Dear Word Detective: What is the origin of the phrase “grabbing at straws”? And does it still have the same meaning as when it was first used? I searched the archives and I am quite sure this has not been answered. — Michael Tambornino.
And you are quite correct. You also get an automatic ten point bonus for checking our archives before asking your question. There are about 1500 back columns available free there, so there’s a decent chance that whatever one might be seeking has already been sought. But I really don’t mind if folks ask a question I’ve already answered. Sometimes I even answer it again.
The original, and still the most literal, meaning of “straw” is the stems and stalks of grains, such as wheat, rye, oats, etc., left over after the grain has been threshed and the bits useful as food have been removed. When we first moved from Manhattan to rural Ohio, I was under the impression that “straw” and “hay” were the same thing. Wrong-o-rama. Hay is essentially dried grass used as food for livestock. Straw is used for many things (animal bedding, straw hats, etc.), but not as a primary food for livestock.
The source of our English word “straw” is a Germanic root with the general sense of “that which is strewn,” or scattered, a reference to the still common use of straw as a bedding or floor covering in barns, etc. We inherited “straw” directly from the Old English “streaw,” and we’ve been piling new meanings and uses onto this little word ever since, from “straw” as a symbol of something worthless or insubstantial, to the “straw” that comes with a cold drink, in the 19th century an actual piece of straw, now a plastic tube.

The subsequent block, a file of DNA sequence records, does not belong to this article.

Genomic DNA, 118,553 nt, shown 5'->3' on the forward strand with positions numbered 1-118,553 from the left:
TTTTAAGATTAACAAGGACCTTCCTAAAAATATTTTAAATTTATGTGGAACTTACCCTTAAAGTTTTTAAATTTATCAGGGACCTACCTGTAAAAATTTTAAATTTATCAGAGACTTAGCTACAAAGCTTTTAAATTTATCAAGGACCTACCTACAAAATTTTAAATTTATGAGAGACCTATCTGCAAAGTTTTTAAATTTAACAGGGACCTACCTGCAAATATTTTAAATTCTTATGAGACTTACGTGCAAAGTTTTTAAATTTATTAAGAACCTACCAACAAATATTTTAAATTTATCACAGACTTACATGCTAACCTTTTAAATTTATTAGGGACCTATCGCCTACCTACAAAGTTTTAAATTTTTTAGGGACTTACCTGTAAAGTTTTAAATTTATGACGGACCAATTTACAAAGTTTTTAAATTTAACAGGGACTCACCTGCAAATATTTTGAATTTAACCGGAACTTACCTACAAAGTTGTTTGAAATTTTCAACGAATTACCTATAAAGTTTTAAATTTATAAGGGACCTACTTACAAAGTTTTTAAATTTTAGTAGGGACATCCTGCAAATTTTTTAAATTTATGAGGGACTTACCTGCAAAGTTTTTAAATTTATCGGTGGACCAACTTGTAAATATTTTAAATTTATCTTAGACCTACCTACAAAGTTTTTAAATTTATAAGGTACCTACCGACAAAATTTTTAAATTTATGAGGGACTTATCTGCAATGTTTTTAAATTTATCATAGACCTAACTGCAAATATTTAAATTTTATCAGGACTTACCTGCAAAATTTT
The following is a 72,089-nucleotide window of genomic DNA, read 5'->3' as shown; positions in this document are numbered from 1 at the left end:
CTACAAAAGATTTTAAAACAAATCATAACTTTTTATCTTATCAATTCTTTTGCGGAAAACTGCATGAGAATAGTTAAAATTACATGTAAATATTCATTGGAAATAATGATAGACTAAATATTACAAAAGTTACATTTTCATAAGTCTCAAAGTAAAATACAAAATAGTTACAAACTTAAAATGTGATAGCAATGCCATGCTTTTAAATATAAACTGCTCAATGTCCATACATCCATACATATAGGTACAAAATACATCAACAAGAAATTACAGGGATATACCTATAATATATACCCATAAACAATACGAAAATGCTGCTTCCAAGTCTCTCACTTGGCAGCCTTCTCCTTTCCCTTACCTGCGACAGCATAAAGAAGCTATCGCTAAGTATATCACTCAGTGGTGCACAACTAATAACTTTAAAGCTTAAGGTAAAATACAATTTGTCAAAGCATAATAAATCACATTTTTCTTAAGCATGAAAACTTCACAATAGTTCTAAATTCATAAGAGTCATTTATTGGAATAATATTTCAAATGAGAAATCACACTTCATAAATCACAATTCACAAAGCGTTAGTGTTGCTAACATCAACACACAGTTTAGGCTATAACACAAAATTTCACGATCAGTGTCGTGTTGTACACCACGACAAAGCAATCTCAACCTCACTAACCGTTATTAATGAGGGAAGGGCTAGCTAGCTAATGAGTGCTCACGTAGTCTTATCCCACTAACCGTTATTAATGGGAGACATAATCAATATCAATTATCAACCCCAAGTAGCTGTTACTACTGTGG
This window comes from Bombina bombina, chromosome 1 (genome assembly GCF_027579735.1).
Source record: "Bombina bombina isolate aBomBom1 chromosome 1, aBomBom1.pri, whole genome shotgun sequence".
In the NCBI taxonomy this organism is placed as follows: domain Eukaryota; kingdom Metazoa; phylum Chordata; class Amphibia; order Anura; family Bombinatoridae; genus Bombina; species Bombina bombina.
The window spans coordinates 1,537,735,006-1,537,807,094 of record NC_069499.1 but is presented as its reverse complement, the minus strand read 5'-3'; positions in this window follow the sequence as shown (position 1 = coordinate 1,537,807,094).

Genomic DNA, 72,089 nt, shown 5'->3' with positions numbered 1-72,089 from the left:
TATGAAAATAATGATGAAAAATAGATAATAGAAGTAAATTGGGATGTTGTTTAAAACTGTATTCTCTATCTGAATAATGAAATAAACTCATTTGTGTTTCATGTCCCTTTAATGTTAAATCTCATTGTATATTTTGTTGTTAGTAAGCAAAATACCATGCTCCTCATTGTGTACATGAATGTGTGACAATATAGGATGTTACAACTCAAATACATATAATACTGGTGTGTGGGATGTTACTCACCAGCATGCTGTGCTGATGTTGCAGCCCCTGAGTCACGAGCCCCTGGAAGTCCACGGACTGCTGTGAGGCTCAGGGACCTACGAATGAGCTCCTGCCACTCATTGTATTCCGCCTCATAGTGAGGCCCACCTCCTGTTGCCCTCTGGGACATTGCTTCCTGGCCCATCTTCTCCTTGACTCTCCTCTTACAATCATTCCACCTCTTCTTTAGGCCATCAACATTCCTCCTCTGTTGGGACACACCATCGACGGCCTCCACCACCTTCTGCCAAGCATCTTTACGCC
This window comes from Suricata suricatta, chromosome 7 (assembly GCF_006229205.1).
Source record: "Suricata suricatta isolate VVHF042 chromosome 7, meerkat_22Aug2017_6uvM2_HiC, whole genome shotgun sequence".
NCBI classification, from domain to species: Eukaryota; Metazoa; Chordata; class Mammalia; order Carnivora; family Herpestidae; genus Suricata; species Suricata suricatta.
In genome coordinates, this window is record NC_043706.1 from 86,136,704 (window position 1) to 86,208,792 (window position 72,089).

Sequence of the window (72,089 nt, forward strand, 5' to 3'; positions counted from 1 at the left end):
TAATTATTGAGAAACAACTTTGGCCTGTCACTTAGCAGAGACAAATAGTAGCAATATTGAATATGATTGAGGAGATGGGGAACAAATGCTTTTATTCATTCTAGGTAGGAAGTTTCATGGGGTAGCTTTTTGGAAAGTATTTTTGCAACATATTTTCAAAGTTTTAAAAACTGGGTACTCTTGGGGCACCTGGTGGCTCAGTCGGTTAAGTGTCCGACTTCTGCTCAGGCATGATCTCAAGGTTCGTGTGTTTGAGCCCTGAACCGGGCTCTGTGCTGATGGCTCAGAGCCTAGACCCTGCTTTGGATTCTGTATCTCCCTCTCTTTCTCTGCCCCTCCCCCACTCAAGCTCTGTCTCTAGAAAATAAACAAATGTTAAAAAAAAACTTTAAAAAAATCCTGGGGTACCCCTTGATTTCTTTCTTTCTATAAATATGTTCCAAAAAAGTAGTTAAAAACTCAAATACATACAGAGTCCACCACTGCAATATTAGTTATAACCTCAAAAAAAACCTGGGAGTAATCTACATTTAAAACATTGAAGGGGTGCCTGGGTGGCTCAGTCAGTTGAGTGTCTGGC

Straw has also loomed large in English idioms and proverbs. “Man of straw” or “straw man” (what we would call a “scarecrow”) has, since the 16th century, meant a dishonest person of no substance, an imaginary foe, or, most often today, an invented and bogus argument. It was just one more straw (“the last straw”) that broke the proverbial camel’s back, and “a straw in the wind” has long been a metaphor for something that indicates a change in public attitudes, which gave us “straw poll” and “straw vote” as terms for quick, unofficial surveys of opinion.
“Grabbing at straws” (or “grasping,” today the more common form) comes from the very old proverb noted by Samuel Richardson in his novel Clarissa (1748): “A drowning man will catch at a straw, the proverb well says.” The “straw” in this case refers to the sort of thin reeds that grow by the side of a river, which a drowning man being swept away by a fast current might desperately grasp in a futile attempt to save himself. Thus “grasp at straws” has, since at least the 18th century, meant “to make a desperate and almost certainly futile effort to save oneself” (“Bob’s attempt to build a case that the contract was not valid because it contained a split infinitive was just grasping at straws”). “Grasping at straws” is still very much in use in this sense, as by one source quoted by the Associated Press in a recent news story on the economy: “People have to pay the bills, so what we see is people kind of grasping at straws and taking anything that’s available.”